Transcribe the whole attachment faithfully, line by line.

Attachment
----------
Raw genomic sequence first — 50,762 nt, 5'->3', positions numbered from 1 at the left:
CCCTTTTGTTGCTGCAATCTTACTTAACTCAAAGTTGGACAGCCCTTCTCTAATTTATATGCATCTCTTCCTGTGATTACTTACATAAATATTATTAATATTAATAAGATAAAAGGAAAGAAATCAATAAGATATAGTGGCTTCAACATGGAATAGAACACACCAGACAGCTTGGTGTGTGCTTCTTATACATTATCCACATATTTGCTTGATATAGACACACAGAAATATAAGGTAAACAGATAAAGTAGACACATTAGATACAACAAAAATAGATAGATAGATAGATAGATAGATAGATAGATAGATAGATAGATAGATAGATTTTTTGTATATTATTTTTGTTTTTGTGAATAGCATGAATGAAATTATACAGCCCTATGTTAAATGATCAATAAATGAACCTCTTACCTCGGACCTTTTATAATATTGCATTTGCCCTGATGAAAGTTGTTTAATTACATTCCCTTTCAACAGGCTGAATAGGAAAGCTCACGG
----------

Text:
Raw genomic sequence first — 50,762 nt, 5'->3', positions numbered from 1 at the left:
CCCTTTTGTTGCTGCAATCTTACTTAACTCAAAGTTGGACAGCCCTTCTCTAATTTATATGCATCTCTTCCTGTGATTACTTACATAAATATTATTAATATTAATAAGATAAAAGGAAAGAAATCAATAAGATATAGTGGCTTCAACATGGAATAGAACACACCAGACAGCTTGGTGTGTGCTTCTTATACATTATCCACATATTTGCTTGATATAGACACACAGAAATATAAGGTAAACAGATAAAGTAGACACATTAGATACAACAAAAATAGATAGATAGATAGATAGATAGATAGATAGATAGATAGATAGATAGATAGATTTTTTGTATATTATTTTTGTTTTTGTGAATAGCATGAATGAAATTATACAGCCCTATGTTAAATGATCAATAAATGAACCTCTTACCTCGGACCTTTTATAATATTGCATTTGCCCTGATGAAAGTTGTTTAATTACATTCCCTTTCAACAGGCTGAATAGGAAAGCTCACGG